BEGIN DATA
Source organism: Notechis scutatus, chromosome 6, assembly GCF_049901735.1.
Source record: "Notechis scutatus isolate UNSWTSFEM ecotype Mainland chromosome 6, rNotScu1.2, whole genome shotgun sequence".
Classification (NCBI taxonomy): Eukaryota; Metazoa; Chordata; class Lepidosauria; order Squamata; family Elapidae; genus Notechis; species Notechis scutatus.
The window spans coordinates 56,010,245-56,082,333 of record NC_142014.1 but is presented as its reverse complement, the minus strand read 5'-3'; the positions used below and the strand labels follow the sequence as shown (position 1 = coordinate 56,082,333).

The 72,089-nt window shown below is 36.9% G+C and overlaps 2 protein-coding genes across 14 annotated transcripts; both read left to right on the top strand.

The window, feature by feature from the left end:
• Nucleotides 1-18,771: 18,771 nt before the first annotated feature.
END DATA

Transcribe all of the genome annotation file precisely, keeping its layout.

Source organism: Notechis scutatus, chromosome 6, assembly GCF_049901735.1.
Source record: "Notechis scutatus isolate UNSWTSFEM ecotype Mainland chromosome 6, rNotScu1.2, whole genome shotgun sequence".
Classification (NCBI taxonomy): Eukaryota; Metazoa; Chordata; class Lepidosauria; order Squamata; family Elapidae; genus Notechis; species Notechis scutatus.
The window spans coordinates 56,010,245-56,082,333 of record NC_142014.1 but is presented as its reverse complement, the minus strand read 5'-3'; the positions used below and the strand labels follow the sequence as shown (position 1 = coordinate 56,082,333).

The 72,089-nt window shown below is 36.9% G+C and overlaps 2 protein-coding genes across 14 annotated transcripts; both read left to right on the top strand.

The window, feature by feature from the left end:
• Nucleotides 1-18,771: 18,771 nt before the first annotated feature.